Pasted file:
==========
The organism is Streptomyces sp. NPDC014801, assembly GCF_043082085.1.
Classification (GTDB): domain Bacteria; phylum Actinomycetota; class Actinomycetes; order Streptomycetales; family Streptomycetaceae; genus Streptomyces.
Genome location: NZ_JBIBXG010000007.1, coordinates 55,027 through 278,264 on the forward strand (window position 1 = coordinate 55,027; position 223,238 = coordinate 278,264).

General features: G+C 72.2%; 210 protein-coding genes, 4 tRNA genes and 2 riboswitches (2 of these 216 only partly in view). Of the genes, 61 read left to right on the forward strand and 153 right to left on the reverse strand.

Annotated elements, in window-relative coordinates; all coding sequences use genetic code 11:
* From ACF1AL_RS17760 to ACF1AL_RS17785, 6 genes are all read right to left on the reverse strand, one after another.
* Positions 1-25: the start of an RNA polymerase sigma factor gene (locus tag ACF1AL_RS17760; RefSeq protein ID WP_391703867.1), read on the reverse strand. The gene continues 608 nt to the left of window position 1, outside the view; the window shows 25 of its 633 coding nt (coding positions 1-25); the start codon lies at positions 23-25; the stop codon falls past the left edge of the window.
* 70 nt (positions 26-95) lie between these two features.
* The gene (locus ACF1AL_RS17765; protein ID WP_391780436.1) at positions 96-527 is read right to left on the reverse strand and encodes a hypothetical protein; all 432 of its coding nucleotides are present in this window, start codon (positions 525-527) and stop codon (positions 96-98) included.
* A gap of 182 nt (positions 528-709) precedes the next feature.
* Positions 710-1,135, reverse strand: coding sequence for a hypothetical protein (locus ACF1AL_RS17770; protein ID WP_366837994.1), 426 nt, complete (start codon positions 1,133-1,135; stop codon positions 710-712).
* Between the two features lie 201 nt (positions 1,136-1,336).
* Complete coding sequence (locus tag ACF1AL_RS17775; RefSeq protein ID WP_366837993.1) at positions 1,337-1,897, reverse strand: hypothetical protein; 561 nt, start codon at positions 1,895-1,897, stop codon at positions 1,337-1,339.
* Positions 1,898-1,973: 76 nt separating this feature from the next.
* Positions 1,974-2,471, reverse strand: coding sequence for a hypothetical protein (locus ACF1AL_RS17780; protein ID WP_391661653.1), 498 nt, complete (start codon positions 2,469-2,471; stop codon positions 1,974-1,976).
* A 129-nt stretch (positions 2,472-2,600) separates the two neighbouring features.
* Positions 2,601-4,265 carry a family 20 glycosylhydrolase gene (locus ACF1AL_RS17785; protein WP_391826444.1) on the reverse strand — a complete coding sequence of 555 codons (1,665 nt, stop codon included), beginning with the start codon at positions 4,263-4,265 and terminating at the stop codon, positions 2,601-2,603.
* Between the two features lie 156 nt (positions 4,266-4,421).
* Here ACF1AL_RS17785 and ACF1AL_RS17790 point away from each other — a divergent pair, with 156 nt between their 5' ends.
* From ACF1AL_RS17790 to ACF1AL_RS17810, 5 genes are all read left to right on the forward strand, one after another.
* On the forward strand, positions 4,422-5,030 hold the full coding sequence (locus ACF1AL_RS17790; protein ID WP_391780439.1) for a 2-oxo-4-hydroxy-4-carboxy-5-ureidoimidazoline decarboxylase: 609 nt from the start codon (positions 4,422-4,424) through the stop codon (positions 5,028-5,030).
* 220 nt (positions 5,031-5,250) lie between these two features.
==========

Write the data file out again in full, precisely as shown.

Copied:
The organism is Streptomyces sp. NPDC014801, assembly GCF_043082085.1.
Classification (GTDB): domain Bacteria; phylum Actinomycetota; class Actinomycetes; order Streptomycetales; family Streptomycetaceae; genus Streptomyces.
Genome location: NZ_JBIBXG010000007.1, coordinates 55,027 through 278,264 on the forward strand (window position 1 = coordinate 55,027; position 223,238 = coordinate 278,264).

General features: G+C 72.2%; 210 protein-coding genes, 4 tRNA genes and 2 riboswitches (2 of these 216 only partly in view). Of the genes, 61 read left to right on the forward strand and 153 right to left on the reverse strand.

Annotated elements, in window-relative coordinates; all coding sequences use genetic code 11:
* From ACF1AL_RS17760 to ACF1AL_RS17785, 6 genes are all read right to left on the reverse strand, one after another.
* Positions 1-25: the start of an RNA polymerase sigma factor gene (locus tag ACF1AL_RS17760; RefSeq protein ID WP_391703867.1), read on the reverse strand. The gene continues 608 nt to the left of window position 1, outside the view; the window shows 25 of its 633 coding nt (coding positions 1-25); the start codon lies at positions 23-25; the stop codon falls past the left edge of the window.
* 70 nt (positions 26-95) lie between these two features.
* The gene (locus ACF1AL_RS17765; protein ID WP_391780436.1) at positions 96-527 is read right to left on the reverse strand and encodes a hypothetical protein; all 432 of its coding nucleotides are present in this window, start codon (positions 525-527) and stop codon (positions 96-98) included.
* A gap of 182 nt (positions 528-709) precedes the next feature.
* Positions 710-1,135, reverse strand: coding sequence for a hypothetical protein (locus ACF1AL_RS17770; protein ID WP_366837994.1), 426 nt, complete (start codon positions 1,133-1,135; stop codon positions 710-712).
* Between the two features lie 201 nt (positions 1,136-1,336).
* Complete coding sequence (locus tag ACF1AL_RS17775; RefSeq protein ID WP_366837993.1) at positions 1,337-1,897, reverse strand: hypothetical protein; 561 nt, start codon at positions 1,895-1,897, stop codon at positions 1,337-1,339.
* Positions 1,898-1,973: 76 nt separating this feature from the next.
* Positions 1,974-2,471, reverse strand: coding sequence for a hypothetical protein (locus ACF1AL_RS17780; protein ID WP_391661653.1), 498 nt, complete (start codon positions 2,469-2,471; stop codon positions 1,974-1,976).
* A 129-nt stretch (positions 2,472-2,600) separates the two neighbouring features.
* Positions 2,601-4,265 carry a family 20 glycosylhydrolase gene (locus ACF1AL_RS17785; protein WP_391826444.1) on the reverse strand — a complete coding sequence of 555 codons (1,665 nt, stop codon included), beginning with the start codon at positions 4,263-4,265 and terminating at the stop codon, positions 2,601-2,603.
* Between the two features lie 156 nt (positions 4,266-4,421).
* Here ACF1AL_RS17785 and ACF1AL_RS17790 point away from each other — a divergent pair, with 156 nt between their 5' ends.
* From ACF1AL_RS17790 to ACF1AL_RS17810, 5 genes are all read left to right on the forward strand, one after another.
* On the forward strand, positions 4,422-5,030 hold the full coding sequence (locus ACF1AL_RS17790; protein ID WP_391780439.1) for a 2-oxo-4-hydroxy-4-carboxy-5-ureidoimidazoline decarboxylase: 609 nt from the start codon (positions 4,422-4,424) through the stop codon (positions 5,028-5,030).
* 220 nt (positions 5,031-5,250) lie between these two features.